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Clintons urge caution on action against Iraq

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Sen. Hillary Rodham Clinton and former President Bill Clinton during a visit to the New York State Fair on Friday.  


SYRACUSE, New York (CNN) -- Former U.S. President Bill Clinton and Sen. Hillary Rodham Clinton urged the Bush administration to use caution before any military action against Iraq.

Describing her visit to U.S. soldiers injured in Afghanistan and recovering at Washington's Walter Reed Medical Center, the Democratic New York senator asked President Bush to seek congressional approval before any attack on Iraq.

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"I have personal faces I can put on this debate, and I want to be sure that the president comes with his arguments and information and evidence and that we debate it, and then as a nation we'll stand behind the decision," she said while attending a state fair in upstate New York.

Administration lawyers have concluded President Bush doesn't need congressional approval to launch an attack on Iraq, although White House spokesman Ari Fleischer said the president would consult Congress.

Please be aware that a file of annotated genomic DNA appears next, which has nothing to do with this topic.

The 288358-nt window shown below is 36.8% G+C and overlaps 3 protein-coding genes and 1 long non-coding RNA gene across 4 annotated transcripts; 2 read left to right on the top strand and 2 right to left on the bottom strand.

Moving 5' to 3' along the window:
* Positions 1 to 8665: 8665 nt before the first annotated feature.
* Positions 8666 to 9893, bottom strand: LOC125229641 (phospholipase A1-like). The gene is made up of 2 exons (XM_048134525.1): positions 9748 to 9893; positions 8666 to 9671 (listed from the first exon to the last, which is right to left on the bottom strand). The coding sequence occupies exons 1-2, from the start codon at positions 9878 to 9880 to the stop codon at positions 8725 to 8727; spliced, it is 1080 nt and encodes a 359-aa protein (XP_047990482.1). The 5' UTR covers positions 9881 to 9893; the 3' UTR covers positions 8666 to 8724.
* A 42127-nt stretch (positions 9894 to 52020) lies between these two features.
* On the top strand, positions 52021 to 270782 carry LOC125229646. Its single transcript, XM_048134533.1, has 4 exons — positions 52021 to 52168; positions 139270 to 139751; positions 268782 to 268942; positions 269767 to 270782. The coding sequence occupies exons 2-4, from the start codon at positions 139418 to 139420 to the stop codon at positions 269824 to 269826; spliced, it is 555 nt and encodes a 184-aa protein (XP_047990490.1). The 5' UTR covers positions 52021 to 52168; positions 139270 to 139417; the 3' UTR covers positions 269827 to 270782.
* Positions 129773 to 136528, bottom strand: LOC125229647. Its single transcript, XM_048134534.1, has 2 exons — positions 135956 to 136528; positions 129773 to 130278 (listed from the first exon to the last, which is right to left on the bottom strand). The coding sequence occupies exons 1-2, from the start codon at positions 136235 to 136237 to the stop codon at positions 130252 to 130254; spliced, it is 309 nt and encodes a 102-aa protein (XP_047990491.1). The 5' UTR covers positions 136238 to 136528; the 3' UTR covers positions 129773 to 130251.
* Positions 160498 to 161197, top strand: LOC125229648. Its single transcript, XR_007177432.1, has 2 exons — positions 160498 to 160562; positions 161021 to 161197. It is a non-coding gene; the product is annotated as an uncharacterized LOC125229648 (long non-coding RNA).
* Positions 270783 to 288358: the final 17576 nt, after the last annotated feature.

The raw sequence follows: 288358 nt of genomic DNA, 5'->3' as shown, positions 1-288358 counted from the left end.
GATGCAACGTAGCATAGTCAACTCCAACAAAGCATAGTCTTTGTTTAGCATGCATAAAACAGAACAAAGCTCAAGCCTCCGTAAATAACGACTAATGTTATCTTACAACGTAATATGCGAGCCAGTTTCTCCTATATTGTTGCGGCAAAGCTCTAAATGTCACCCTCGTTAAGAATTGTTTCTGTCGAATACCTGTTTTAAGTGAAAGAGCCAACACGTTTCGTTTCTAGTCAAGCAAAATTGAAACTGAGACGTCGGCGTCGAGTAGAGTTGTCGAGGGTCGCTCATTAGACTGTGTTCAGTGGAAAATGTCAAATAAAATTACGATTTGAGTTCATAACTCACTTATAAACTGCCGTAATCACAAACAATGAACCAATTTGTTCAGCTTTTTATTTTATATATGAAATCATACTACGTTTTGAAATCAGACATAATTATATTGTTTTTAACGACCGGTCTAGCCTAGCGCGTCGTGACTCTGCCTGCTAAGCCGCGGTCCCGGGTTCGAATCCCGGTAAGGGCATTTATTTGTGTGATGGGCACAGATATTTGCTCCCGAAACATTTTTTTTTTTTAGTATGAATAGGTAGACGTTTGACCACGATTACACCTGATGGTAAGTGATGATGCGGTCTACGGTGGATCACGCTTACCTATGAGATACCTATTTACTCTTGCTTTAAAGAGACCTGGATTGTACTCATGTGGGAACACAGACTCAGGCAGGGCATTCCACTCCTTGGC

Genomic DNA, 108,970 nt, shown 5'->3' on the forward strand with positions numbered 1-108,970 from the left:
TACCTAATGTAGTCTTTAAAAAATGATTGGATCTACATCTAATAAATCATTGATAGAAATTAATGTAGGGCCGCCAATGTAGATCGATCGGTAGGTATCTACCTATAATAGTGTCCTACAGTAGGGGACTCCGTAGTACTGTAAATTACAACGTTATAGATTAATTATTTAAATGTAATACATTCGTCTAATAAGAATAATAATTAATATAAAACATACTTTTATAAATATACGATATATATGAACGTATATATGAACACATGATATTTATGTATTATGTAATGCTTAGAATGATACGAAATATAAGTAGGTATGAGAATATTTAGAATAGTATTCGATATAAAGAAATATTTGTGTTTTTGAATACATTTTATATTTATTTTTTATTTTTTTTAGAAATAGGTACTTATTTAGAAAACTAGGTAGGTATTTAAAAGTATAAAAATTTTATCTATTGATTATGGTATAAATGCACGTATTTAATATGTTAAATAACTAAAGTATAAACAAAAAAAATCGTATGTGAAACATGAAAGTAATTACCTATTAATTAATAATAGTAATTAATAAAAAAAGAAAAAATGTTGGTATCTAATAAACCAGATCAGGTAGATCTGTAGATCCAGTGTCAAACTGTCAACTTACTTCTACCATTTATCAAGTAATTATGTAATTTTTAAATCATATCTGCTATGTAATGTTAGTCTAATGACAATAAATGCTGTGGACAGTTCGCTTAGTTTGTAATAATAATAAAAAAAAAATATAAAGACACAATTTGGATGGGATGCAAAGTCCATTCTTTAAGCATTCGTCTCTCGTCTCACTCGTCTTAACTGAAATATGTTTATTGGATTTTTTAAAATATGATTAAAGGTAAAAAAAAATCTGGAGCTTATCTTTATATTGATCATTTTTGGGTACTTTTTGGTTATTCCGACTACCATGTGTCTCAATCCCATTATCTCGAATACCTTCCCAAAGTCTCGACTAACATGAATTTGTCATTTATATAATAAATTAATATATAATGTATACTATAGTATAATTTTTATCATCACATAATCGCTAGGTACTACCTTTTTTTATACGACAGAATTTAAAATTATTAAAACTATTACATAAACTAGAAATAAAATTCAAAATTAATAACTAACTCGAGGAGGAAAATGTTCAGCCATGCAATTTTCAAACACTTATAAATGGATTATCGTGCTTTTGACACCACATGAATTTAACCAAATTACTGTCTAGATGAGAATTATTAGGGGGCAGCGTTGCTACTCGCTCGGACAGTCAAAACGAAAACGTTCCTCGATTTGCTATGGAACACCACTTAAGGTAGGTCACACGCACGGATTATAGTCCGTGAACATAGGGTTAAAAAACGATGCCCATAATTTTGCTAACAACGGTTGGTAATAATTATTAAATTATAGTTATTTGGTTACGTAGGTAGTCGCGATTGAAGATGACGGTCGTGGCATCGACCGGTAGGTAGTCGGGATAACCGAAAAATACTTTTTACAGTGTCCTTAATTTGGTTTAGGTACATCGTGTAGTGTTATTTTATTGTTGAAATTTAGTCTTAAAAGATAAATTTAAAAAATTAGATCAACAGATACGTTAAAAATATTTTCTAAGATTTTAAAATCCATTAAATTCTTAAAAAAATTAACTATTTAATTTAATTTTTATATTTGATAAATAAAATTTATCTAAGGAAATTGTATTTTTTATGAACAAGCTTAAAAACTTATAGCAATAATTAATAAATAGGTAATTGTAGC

Fleischer did not say whether consultation would include a congressional vote approving military action, as was done before the Gulf War in 1991.

The former president said the U.S. military could easily win an attack on Iraq and displace its leader, Saddam Hussein, but he questioned whether it should be done.

"Everybody knows that he's been a thug, hasn't been good for his people, hasn't been good for the region. There's no question people would be better off without him," Clinton said, but warned: "You don't do things just because you can."

While he said he has no doubt the Iraqi leader has stocks of biological and chemical weapons, and has used them on his own people, Clinton said there should be a "large-scale public debate" on whether to wage war.



 
 
 
 


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